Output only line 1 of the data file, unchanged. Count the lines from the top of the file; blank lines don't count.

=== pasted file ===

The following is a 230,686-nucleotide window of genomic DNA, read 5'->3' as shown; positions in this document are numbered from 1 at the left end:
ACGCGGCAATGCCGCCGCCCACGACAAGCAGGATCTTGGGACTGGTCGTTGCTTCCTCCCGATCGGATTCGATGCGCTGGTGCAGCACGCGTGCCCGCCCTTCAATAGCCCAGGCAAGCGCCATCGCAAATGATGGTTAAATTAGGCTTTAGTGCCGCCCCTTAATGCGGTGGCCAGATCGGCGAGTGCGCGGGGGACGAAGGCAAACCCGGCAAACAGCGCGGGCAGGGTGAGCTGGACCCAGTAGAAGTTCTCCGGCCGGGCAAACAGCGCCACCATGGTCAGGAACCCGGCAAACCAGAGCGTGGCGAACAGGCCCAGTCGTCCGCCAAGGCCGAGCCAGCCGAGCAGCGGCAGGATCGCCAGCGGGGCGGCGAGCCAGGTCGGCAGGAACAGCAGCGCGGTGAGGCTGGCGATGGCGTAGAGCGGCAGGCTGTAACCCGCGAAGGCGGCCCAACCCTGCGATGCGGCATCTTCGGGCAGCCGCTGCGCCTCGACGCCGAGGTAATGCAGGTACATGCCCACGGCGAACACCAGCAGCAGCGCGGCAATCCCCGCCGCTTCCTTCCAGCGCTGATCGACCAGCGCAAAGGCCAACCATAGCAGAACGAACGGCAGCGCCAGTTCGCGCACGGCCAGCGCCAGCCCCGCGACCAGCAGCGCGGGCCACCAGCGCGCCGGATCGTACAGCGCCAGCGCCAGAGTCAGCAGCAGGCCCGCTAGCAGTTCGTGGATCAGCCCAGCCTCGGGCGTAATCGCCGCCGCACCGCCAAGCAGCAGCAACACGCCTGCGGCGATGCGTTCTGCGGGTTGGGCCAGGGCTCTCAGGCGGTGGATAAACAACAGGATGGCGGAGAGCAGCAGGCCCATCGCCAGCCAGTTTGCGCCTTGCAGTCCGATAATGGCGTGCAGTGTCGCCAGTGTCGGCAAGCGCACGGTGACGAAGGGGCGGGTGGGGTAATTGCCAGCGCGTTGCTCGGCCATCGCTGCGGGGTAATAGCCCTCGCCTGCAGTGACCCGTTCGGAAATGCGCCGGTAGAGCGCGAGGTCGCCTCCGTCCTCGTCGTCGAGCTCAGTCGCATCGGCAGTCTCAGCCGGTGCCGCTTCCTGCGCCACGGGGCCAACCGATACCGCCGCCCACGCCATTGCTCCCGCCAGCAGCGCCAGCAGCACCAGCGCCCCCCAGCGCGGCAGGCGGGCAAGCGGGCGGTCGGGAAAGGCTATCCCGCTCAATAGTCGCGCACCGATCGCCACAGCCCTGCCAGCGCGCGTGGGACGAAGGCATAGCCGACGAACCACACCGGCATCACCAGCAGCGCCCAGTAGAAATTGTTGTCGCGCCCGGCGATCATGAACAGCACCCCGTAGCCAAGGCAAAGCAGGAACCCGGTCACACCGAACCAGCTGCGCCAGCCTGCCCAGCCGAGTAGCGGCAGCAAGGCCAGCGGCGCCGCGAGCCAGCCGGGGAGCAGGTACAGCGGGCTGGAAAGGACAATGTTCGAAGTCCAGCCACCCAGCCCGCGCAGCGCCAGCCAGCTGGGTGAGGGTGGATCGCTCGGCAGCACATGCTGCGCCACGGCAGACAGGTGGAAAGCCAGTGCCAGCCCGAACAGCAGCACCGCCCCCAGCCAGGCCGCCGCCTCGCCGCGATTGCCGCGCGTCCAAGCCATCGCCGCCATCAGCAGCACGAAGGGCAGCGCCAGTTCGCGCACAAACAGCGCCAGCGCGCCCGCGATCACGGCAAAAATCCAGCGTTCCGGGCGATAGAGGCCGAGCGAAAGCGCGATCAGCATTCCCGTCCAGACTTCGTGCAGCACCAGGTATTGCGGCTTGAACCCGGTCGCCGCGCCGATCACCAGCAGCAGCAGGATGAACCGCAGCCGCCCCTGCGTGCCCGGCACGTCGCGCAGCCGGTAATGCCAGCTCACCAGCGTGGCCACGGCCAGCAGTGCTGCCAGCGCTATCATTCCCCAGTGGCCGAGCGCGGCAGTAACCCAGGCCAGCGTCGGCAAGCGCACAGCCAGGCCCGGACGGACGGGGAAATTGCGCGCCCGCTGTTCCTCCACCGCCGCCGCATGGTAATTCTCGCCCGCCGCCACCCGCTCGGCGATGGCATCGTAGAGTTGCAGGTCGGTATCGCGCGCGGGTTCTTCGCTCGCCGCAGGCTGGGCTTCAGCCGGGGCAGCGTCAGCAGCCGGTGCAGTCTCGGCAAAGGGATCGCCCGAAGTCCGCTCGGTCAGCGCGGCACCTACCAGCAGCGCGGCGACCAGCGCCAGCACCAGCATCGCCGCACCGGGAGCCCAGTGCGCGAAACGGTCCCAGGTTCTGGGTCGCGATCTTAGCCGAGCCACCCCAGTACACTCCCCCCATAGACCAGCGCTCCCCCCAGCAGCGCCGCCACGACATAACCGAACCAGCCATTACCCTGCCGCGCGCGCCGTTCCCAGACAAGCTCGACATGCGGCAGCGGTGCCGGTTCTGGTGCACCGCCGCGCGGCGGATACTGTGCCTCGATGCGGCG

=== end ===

The following is a 230,686-nucleotide window of genomic DNA, read 5'->3' as shown; positions in this document are numbered from 1 at the left end: